CPU utilization is another area where implementing cgroup2 architecture can make major resource control improvements. This section describes the concepts and strategies needed to get started controlling CPU resources with cgroup2, and includes a case study showing how the CPU controller is used in production today to control and monitor CPU usage in Facebook's data centers.
When enabled, the CPU controller regulates distribution of CPU cycles and enforces CPU limits for its child cgroups. It implements both weight and absolute bandwidth limit models for normal scheduling policy, and an absolute bandwidth allocation model for realtime scheduling policy.
Warning: The CPU controller can only be enabled when all realtime processes are in the root cgroup, as cgroup2 doesn't yet support control of realtime processes. Be aware that system management software may already have placed realtime processes into non-root cgroups during the system boot process, so these processes may need to be moved to the root cgroup before the CPU controller can be enabled.
Like the other cgroup2 controllers, the CPU controller creates a corresponding set of interface files in its child cgroups whenever it's enabled. You adjust the distribution of CPU resources by modifying these interface files, often in a Chef recipe or in the configuration for another deployment tool. Other interface files allow you to query and monitor a cgroup's stats.
Be sure to see the canonical cgroup v2 reference documentation for additional details on the CPU controller files.
|This file exists whether the controller is enabled or not. It always reports the following three stats:|
|A single value file which exists on non-root cgroups, used to set a proportional bandwidth limit. The default is |
|This is an alternative interface for |
|The maximum bandwidth limit. It's in the following format: |
|A measure of CPU pressure. See discusssion below.|
Measuring CPU pressure with PSI
The CPU controller tracks pressure stall information (PSI) in the
It shows one statistic:
some, which is the percentage of elapsed walltime in which one or more tasks are waiting for a CPU to become available.
some avg10=2.04 avg60=0.75 avg300=0.40 total=157656722
The first three numbers are running averages over approximately the last 10 seconds, 1 minute, and 5 minutes, respectively.
total value gives the absolute stall time in microseconds. This allows detecting latency spikes that might be too short to sway the running averages.
See the PSI documentation for more details about PSI metrics.
Case Study: Optimizing CPU utilization for Facebook's Laser service
To develop strategies for improving CPU utilization, Facebook's Resource Control team partnered with infrastructure teams around the organization. This section describes a case study using the cgroup2 CPU controller that resulted in greater control over CPU resources for an internal data aggregation service called Laser.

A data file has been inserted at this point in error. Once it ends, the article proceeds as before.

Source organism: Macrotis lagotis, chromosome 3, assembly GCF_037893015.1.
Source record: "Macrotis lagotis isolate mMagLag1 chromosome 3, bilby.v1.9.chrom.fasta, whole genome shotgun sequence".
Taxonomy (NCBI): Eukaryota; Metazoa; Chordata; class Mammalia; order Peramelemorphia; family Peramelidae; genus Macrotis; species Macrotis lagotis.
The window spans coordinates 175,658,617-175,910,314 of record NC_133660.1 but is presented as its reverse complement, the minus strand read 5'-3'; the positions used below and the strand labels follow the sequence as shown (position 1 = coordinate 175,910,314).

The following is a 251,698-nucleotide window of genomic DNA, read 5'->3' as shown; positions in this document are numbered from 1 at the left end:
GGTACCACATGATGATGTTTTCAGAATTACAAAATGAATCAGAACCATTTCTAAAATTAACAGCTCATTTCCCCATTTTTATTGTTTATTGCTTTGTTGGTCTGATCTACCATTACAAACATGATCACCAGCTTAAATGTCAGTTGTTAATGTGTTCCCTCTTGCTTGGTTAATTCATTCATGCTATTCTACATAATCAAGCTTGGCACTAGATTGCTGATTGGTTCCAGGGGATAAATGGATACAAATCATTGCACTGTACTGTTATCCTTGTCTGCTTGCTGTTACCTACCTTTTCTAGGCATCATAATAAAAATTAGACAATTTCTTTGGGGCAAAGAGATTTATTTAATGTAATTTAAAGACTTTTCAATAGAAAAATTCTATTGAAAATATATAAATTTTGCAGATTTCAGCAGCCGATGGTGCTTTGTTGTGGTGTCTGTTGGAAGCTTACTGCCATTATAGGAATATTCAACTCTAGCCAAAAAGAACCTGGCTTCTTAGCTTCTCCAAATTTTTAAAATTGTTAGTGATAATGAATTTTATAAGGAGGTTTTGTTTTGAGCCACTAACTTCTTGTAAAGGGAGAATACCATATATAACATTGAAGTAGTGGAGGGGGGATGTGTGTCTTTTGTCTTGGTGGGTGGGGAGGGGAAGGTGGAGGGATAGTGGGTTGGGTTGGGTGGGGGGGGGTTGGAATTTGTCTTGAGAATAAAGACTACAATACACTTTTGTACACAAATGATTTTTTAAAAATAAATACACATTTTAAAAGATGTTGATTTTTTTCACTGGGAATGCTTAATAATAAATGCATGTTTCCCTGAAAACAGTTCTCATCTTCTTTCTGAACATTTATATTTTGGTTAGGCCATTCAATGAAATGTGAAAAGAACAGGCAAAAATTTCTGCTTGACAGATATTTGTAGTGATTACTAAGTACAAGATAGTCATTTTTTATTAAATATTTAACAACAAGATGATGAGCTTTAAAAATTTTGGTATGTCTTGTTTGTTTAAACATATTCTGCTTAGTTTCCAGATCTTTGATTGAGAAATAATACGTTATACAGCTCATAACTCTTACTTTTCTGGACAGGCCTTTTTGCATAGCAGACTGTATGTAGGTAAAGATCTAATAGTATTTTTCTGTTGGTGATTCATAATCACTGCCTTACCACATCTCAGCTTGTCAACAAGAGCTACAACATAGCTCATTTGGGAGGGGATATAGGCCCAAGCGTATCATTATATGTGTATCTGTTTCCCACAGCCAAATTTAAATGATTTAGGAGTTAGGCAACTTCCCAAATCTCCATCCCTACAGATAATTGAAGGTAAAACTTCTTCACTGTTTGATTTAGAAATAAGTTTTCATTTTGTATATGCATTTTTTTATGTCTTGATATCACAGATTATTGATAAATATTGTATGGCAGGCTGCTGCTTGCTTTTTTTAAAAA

Laser is a data publishing service that processes high-bandwidth data streams into an indexible database. These data streams are comprised in large part of log data from a service called Scribe, a distributed messaging system for collecting and aggregating high-volume message data with low latency, widely used in Facebook's production environment.
Laser reads, parses, indexes, and stores Scribe data and serves it to various teams within Facebook. There are hundreds of separate Laser instances for different domains, stacked across a pool of hosts, with dozens of instances per host. Each instance reads the data in its own Scribe pipe and feeds it into the matching Laser index. Every Laser instance exists in its own container, using Facebook's internal containerization solution Tupperware, with one Tupperware job per Laser instance.
Prior to implementing cgroup2, the Laser team experienced frequent performance issues due to one Laser instance dominating the CPU and starving other threads.
An additional problem was that when hosts in the pool get busy, Laser instances are migrated to other hosts: Due to the need to process backlogs and other items on the new machine, CPU usage would often spike even more, taking all cycles of the host and leading to more CPU control problems.
Moreover, because Laser instances are colocated, the Laser team needed a way to guarantee the amount of CPU resources for each instance while isolating any noisy neighbors.
Each Laser instance uses Tupperware, and each Tupperware instance has the CPU controller enabled. Laser uses the CPU controller in each Tupperware instance to distribute CPU resources more equitably and guarantee the amount of CPU resource for each Laser instance.
The CPU controller in this case uses proportional control (not maximum bandwidth limit): Thus, the CPU settings for each instance are set in
The chart below shows how CPU was distributed as a result of the settings in the Tupperware jobs'
cpu.weight: Latency spikes for the Laser job shown by the blue line, while CPU is guaranteed to the other jobs, whose latency remains low.